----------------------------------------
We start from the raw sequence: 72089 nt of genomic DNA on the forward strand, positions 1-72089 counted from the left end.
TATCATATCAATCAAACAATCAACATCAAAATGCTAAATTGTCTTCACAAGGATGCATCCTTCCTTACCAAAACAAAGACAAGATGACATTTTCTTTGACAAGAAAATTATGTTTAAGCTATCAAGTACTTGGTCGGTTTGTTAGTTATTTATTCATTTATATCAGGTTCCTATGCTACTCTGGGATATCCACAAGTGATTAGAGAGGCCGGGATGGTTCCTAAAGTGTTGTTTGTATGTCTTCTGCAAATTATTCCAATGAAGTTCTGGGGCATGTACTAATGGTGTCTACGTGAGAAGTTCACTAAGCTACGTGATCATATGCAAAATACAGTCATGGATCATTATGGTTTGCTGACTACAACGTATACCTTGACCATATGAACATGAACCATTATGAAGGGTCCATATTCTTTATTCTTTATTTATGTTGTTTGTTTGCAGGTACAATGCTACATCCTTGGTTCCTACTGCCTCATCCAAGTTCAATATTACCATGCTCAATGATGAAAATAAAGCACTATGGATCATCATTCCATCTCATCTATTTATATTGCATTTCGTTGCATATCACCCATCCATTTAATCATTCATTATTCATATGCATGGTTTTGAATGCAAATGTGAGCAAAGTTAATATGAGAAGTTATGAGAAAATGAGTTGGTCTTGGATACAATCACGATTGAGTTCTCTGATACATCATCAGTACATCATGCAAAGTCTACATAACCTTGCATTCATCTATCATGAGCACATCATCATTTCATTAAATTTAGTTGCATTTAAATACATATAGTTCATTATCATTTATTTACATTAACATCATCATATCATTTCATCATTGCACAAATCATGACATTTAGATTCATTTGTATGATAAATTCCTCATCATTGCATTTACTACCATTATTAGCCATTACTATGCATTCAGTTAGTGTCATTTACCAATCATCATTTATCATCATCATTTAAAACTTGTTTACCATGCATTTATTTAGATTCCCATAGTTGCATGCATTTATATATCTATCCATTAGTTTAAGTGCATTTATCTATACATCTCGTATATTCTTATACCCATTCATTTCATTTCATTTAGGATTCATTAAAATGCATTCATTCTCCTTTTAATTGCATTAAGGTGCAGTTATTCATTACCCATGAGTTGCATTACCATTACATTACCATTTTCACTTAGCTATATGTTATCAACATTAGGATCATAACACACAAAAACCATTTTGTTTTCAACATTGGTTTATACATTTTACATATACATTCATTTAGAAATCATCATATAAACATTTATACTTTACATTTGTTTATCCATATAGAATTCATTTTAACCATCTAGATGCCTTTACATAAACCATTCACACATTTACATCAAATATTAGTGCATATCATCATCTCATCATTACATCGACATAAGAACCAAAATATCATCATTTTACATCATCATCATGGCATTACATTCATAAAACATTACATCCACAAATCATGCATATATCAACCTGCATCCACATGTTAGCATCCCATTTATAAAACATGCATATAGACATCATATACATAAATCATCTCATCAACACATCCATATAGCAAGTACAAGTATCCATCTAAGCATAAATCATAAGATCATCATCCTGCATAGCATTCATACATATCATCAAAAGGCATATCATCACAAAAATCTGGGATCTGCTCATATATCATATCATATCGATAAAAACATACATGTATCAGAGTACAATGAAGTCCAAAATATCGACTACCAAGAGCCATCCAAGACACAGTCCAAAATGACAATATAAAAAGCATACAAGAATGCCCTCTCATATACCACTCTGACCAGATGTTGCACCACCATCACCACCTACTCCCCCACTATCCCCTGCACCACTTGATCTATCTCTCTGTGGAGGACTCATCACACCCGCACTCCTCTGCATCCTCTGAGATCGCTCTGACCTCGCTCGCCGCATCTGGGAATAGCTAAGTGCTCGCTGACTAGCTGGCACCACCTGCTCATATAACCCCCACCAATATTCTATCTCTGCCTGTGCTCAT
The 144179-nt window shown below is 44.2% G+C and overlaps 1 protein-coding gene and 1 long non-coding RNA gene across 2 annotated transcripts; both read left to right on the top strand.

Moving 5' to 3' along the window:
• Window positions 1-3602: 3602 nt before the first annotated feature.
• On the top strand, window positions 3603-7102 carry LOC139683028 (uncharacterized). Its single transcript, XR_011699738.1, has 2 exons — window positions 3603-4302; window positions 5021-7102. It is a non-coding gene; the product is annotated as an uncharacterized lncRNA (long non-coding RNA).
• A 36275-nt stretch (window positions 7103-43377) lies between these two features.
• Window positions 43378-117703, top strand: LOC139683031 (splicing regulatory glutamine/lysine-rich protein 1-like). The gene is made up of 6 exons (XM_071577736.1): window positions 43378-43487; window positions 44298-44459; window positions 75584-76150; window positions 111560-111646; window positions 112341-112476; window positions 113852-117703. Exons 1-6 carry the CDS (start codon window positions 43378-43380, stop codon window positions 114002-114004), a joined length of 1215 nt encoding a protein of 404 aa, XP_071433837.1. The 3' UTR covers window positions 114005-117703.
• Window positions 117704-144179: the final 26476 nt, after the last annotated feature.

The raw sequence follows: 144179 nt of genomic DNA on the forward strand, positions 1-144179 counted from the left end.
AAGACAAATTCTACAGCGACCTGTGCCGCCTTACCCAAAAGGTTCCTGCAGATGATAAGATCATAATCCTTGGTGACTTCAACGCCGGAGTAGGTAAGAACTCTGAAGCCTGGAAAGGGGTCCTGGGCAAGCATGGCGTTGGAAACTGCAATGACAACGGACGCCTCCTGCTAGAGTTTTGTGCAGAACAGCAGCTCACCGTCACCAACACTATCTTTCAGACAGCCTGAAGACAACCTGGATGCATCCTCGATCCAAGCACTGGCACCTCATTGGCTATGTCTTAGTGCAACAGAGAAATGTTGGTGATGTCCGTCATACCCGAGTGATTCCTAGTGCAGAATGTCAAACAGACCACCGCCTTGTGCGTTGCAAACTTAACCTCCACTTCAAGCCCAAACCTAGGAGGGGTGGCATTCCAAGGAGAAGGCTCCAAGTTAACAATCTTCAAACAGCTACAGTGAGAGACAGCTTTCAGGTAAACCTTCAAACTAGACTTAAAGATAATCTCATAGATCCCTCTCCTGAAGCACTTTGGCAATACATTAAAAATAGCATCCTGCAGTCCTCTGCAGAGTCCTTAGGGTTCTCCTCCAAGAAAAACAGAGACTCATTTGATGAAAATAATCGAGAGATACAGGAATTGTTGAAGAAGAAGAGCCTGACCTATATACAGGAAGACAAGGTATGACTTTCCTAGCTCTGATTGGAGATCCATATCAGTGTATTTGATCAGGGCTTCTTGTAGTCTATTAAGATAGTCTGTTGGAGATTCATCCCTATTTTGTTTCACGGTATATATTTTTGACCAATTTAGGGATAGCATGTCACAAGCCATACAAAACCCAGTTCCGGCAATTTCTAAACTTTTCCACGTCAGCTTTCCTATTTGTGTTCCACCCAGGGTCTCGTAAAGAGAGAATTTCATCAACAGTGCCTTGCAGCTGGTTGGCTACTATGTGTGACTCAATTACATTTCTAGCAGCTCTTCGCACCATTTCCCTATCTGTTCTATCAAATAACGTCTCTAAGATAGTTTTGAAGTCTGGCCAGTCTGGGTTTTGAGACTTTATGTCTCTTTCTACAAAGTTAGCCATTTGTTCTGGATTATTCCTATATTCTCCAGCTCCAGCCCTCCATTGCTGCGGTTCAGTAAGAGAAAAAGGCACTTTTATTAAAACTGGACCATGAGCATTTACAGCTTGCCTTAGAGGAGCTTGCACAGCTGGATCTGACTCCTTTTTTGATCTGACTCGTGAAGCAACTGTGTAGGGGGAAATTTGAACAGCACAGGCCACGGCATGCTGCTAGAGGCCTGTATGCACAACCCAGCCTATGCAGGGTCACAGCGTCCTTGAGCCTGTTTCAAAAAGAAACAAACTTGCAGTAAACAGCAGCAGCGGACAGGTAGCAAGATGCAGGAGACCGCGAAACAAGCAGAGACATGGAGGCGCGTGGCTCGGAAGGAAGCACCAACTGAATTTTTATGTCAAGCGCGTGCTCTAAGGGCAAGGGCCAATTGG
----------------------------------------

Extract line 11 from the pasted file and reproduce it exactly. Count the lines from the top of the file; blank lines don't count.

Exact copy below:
AAGACAAATTCTACAGCGACCTGTGCCGCCTTACCCAAAAGGTTCCTGCAGATGATAAGATCATAATCCTTGGTGACTTCAACGCCGGAGTAGGTAAGAACTCTGAAGCCTGGAAAGGGGTCCTGGGCAAGCATGGCGTTGGAAACTGCAATGACAACGGACGCCTCCTGCTAGAGTTTTGTGCAGAACAGCAGCTCACCGTCACCAACACTATCTTTCAGACAGCCTGAAGACAACCTGGATGCATCCTCGATCCAAGCACTGGCACCTCATTGGCTATGTCTTAGTGCAACAGAGAAATGTTGGTGATGTCCGTCATACCCGAGTGATTCCTAGTGCAGAATGTCAAACAGACCACCGCCTTGTGCGTTGCAAACTTAACCTCCACTTCAAGCCCAAACCTAGGAGGGGTGGCATTCCAAGGAGAAGGCTCCAAGTTAACAATCTTCAAACAGCTACAGTGAGAGACAGCTTTCAGGTAAACCTTCAAACTAGACTTAAAGATAATCTCATAGATCCCTCTCCTGAAGCACTTTGGCAATACATTAAAAATAGCATCCTGCAGTCCTCTGCAGAGTCCTTAGGGTTCTCCTCCAAGAAAAACAGAGACTCATTTGATGAAAATAATCGAGAGATACAGGAATTGTTGAAGAAGAAGAGCCTGACCTATATACAGGAAGACAAGGTATGACTTTCCTAGCTCTGATTGGAGATCCATATCAGTGTATTTGATCAGGGCTTCTTGTAGTCTATTAAGATAGTCTGTTGGAGATTCATCCCTATTTTGTTTCACGGTATATATTTTTGACCAATTTAGGGATAGCATGTCACAAGCCATACAAAACCCAGTTCCGGCAATTTCTAAACTTTTCCACGTCAGCTTTCCTATTTGTGTTCCACCCAGGGTCTCGTAAAGAGAGAATTTCATCAACAGTGCCTTGCAGCTGGTTGGCTACTATGTGTGACTCAATTACATTTCTAGCAGCTCTTCGCACCATTTCCCTATCTGTTCTATCAAATAACGTCTCTAAGATAGTTTTGAAGTCTGGCCAGTCTGGGTTTTGAGACTTTATGTCTCTTTCTACAAAGTTAGCCATTTGTTCTGGATTATTCCTATATTCTCCAGCTCCAGCCCTCCATTGCTGCGGTTCAGTAAGAGAAAAAGGCACTTTTATTAAAACTGGACCATGAGCATTTACAGCTTGCCTTAGAGGAGCTTGCACAGCTGGATCTGACTCCTTTTTTGATCTGACTCGTGAAGCAACTGTGTAGGGGGAAATTTGAACAGCACAGGCCACGGCATGCTGCTAGAGGCCTGTATGCACAACCCAGCCTATGCAGGGTCACAGCGTCCTTGAGCCTGTTTCAAAAAGAAACAAACTTGCAGTAAACAGCAGCAGCGGACAGGTAGCAAGATGCAGGAGACCGCGAAACAAGCAGAGACATGGAGGCGCGTGGCTCGGAAGGAAGCACCAACTGAATTTTTATGTCAAGCGCGTGCTCTAAGGGCAAGGGCCAATTGG